The U.S. Energy Department Says Closure of Coal and Nuclear Plants Puts the Grid at Risk
Cheap natural gas and the growth in renewable energy are speeding up the closure of coal and nuclear plants, putting the resilience of the U.S. electric grid at risk, according to an Energy Department report released on Wednesday.
The long-anticipated study could rankle renewable energy advocates who fear the administration of President Donald Trump will undermine government support for the wind and solar industries as part of its broader drive to revive the ailing coal sector.
Energy Secretary Rick Perry commissioned the study in April to evaluate whether “regulatory burdens” imposed by past administrations – including that of President Barack Obama – had forced the premature retirement of baseload power plants that provide nonstop power, like those fired by coal and nuclear fuel.
Obama had introduced a raft of regulations intended to slash emissions of carbon dioxide blamed for climate change, a policy course that accelerated the retirement of older coal-fired power plants and bolstered the nascent solar and wind sectors, which depend heavily on weather conditions for their power output.
“It is apparent that in today’s competitive markets certain regulations and subsidies are having a large impact on the functioning of markets, and thereby challenging our power generation mix,” Perry said in a letter introducing the study. “It is important for policy makers to consider their intended and unintended effects.”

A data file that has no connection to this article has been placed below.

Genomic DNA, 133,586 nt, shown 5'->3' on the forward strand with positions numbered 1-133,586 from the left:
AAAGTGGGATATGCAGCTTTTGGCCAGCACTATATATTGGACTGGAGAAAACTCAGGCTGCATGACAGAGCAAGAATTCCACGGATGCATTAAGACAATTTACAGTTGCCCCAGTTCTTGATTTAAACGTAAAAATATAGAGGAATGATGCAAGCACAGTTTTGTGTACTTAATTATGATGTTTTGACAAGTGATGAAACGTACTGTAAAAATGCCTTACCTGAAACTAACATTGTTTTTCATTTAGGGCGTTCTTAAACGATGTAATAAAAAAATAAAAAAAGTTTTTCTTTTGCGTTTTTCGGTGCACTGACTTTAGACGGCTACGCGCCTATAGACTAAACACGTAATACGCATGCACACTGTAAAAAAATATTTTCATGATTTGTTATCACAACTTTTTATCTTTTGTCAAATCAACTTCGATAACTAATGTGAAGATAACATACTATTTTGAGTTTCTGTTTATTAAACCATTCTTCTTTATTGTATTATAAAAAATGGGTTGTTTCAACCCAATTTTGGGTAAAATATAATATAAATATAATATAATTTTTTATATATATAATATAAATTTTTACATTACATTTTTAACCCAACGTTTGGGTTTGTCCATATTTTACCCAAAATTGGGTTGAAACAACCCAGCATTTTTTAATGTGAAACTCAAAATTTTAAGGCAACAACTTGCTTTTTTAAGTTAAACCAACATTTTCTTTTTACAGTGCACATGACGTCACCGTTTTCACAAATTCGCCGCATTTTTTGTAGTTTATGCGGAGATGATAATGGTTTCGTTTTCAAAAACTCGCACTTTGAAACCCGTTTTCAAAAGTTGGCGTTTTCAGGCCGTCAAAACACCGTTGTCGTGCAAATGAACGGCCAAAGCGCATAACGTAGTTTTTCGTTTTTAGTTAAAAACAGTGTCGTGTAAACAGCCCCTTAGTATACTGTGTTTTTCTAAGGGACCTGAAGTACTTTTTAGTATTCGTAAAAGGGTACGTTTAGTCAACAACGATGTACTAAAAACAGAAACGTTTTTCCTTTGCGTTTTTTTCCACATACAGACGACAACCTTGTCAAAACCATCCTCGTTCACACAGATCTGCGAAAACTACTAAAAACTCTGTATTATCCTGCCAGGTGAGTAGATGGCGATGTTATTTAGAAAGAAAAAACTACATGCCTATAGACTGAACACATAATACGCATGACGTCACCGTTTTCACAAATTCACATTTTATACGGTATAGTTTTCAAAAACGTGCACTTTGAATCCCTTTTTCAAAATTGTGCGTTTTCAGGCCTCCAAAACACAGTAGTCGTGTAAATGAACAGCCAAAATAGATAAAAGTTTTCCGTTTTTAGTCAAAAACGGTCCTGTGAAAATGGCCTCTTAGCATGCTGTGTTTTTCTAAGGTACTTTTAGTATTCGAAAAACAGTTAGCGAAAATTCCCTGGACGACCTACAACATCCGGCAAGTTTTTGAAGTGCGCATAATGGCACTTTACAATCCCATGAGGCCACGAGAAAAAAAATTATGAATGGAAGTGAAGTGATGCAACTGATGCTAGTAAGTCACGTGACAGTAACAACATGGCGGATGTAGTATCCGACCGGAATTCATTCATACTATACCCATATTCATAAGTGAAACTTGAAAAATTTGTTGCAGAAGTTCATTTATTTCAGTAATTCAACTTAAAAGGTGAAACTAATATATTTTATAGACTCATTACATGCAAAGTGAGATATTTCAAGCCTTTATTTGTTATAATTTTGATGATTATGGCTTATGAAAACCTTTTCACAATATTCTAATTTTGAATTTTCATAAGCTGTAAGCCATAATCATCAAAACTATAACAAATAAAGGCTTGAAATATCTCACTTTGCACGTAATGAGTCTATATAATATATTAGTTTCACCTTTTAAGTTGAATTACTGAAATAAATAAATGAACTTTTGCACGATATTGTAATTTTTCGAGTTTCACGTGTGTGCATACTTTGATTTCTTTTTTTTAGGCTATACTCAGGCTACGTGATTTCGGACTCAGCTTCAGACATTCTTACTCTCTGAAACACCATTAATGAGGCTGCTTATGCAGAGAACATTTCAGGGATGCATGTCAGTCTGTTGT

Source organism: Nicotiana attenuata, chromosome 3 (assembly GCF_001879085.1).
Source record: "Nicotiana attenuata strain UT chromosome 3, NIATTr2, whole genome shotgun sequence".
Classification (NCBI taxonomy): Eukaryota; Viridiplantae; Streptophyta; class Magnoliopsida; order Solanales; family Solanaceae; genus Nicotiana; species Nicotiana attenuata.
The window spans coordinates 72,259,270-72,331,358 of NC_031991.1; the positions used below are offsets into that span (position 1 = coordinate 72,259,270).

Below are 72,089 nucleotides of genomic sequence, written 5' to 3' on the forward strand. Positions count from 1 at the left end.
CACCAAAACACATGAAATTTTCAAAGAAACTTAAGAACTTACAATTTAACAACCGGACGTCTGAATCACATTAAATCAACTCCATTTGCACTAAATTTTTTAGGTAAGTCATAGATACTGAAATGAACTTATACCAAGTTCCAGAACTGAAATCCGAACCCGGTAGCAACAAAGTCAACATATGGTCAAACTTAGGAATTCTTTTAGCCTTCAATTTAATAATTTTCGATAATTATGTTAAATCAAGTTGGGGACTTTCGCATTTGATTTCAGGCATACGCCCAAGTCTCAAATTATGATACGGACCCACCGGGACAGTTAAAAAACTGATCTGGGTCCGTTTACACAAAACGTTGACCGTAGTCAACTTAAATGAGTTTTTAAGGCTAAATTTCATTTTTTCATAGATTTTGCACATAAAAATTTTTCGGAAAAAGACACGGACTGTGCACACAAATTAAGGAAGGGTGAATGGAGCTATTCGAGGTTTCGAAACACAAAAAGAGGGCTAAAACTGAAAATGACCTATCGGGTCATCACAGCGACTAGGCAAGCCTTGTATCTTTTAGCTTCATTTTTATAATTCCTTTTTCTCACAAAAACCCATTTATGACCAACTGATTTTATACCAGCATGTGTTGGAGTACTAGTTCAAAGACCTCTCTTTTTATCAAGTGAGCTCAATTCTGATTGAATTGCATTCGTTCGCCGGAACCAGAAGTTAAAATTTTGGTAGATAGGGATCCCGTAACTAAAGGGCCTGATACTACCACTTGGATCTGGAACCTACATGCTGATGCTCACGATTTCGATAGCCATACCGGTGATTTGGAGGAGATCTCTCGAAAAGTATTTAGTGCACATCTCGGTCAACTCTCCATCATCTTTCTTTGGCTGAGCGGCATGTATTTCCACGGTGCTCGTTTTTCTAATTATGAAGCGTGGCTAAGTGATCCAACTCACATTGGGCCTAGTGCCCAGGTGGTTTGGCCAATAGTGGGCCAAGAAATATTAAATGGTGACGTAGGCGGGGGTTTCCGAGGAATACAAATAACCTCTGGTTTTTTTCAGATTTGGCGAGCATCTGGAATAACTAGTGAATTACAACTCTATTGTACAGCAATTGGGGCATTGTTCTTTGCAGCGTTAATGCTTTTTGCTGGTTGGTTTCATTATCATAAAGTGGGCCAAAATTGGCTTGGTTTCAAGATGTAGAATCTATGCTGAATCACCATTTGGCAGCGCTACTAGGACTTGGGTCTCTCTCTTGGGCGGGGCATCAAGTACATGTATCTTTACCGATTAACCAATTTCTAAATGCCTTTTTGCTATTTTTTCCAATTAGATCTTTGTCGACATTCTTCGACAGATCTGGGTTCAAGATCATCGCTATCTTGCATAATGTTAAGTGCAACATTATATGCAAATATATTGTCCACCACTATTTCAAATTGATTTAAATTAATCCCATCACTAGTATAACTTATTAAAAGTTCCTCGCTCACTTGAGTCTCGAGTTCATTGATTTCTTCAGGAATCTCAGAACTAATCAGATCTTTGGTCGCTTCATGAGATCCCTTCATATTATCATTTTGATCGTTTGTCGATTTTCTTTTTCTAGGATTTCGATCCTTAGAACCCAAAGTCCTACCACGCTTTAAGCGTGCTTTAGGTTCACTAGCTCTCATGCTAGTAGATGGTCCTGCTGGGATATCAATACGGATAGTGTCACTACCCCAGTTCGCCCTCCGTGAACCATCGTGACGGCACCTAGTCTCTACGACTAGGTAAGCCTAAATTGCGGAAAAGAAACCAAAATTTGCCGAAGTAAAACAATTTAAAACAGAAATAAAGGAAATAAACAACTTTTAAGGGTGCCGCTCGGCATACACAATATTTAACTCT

The report, conducted by DOE staff, said that continued closure of baseload plants puts areas of the country at greater risk of power outages. It offered a list of policy recommendations to reverse the trend, including providing power pricing advantages for baseload plants to continue operating, and speeding up and reducing costs for permitting for baseload power and transmission projects.
Last week, the newly appointed chairman of the Federal Energy Regulatory Commission, Neil Chatterjee, said coal plants need to be “properly compensated to recognize the value they provide to the system.”
The findings of the report differ from those presented in an earlier draft, seen by Reuters in July, which had concluded that the growth of renewable power had not harmed the reliability of the grid and that significant increases in renewable power generation remained possible.
That draft had not yet been reviewed by the administration, the last step before publication.
Some coal and nuclear energy groups welcomed the final report’s findings.
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“This is a much-needed, pragmatic look at U.S. electricity reliability and resilience, including the priority of maintaining critical clean baseload power as electricity markets change,” said Rich Powell, director of ClearPath, which advocates for nuclear and hydropower.
Solar and wind advocates found the report troublesome.
Graham Richard, chief executive officer of clean energy advocacy business group Advanced Energy Economy, said the report “seriously overstates the challenges associated with new energy resources.”